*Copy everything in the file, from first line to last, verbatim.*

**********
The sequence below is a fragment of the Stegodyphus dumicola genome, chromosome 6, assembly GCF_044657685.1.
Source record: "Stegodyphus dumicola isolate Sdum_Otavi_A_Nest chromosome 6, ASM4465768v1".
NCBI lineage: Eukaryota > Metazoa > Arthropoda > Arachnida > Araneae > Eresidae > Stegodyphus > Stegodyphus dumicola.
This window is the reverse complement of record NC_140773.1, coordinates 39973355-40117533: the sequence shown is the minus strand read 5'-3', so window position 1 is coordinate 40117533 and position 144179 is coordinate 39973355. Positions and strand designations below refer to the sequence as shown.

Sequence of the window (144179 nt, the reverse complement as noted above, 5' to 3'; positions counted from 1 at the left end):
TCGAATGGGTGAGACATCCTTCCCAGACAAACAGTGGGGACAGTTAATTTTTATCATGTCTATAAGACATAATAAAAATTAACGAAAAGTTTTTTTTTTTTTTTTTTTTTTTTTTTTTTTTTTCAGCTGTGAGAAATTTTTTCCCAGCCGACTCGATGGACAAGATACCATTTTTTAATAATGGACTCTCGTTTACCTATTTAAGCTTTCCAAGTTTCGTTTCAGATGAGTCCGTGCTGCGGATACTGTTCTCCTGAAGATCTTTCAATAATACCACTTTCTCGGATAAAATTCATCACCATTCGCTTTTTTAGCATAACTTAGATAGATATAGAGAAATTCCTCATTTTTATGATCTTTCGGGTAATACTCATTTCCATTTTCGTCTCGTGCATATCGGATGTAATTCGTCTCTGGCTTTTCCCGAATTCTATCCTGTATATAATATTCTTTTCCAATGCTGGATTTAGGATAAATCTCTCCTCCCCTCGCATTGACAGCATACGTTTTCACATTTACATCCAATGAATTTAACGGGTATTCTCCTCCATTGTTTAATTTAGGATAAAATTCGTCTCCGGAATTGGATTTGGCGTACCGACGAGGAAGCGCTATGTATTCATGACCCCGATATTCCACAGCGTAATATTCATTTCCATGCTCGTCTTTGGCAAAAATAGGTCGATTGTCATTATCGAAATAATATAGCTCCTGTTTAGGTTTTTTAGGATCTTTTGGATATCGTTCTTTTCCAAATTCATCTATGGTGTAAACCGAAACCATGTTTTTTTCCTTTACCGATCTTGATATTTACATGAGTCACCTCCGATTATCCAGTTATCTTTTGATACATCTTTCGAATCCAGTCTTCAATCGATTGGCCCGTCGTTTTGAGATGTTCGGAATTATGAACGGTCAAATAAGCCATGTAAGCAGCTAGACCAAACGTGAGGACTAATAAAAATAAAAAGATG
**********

The sequence below is a fragment of the Stegodyphus dumicola genome, chromosome 6, assembly GCF_044657685.1.
Source record: "Stegodyphus dumicola isolate Sdum_Otavi_A_Nest chromosome 6, ASM4465768v1".
NCBI lineage: Eukaryota > Metazoa > Arthropoda > Arachnida > Araneae > Eresidae > Stegodyphus > Stegodyphus dumicola.
This window is the reverse complement of record NC_140773.1, coordinates 39973355-40117533: the sequence shown is the minus strand read 5'-3', so window position 1 is coordinate 40117533 and position 144179 is coordinate 39973355. Positions and strand designations below refer to the sequence as shown.

Sequence of the window (144179 nt, the reverse complement as noted above, 5' to 3'; positions counted from 1 at the left end):
TCGAATGGGTGAGACATCCTTCCCAGACAAACAGTGGGGACAGTTAATTTTTATCATGTCTATAAGACATAATAAAAATTAACGAAAAGTTTTTTTTTTTTTTTTTTTTTTTTTTTTTTTTTTCAGCTGTGAGAAATTTTTTCCCAGCCGACTCGATGGACAAGATACCATTTTTTAATAATGGACTCTCGTTTACCTATTTAAGCTTTCCAAGTTTCGTTTCAGATGAGTCCGTGCTGCGGATACTGTTCTCCTGAAGATCTTTCAATAATACCACTTTCTCGGATAAAATTCATCACCATTCGCTTTTTTAGCATAACTTAGATAGATATAGAGAAATTCCTCATTTTTATGATCTTTCGGGTAATACTCATTTCCATTTTCGTCTCGTGCATATCGGATGTAATTCGTCTCTGGCTTTTCCCGAATTCTATCCTGTATATAATATTCTTTTCCAATGCTGGATTTAGGATAAATCTCTCCTCCCCTCGCATTGACAGCATACGTTTTCACATTTACATCCAATGAATTTAACGGGTATTCTCCTCCATTGTTTAATTTAGGATAAAATTCGTCTCCGGAATTGGATTTGGCGTACCGACGAGGAAGCGCTATGTATTCATGACCCCGATATTCCACAGCGTAATATTCATTTCCATGCTCGTCTTTGGCAAAAATAGGTCGATTGTCATTATCGAAATAATATAGCTCCTGTTTAGGTTTTTTAGGATCTTTTGGATATCGTTCTTTTCCAAATTCATCTATGGTGTAAACCGAAACCATGTTTTTTTCCTTTACCGATCTTGATATTTACATGAGTCACCTCCGATTATCCAGTTATCTTTTGATACATCTTTCGAATCCAGTCTTCAATCGATTGGCCCGTCGTTTTGAGATGTTCGGAATTATGAACGGTCAAATAAGCCATGTAAGCAGCTAGACCAAACGTGAGGACTAATAAAAATAAAAAGATG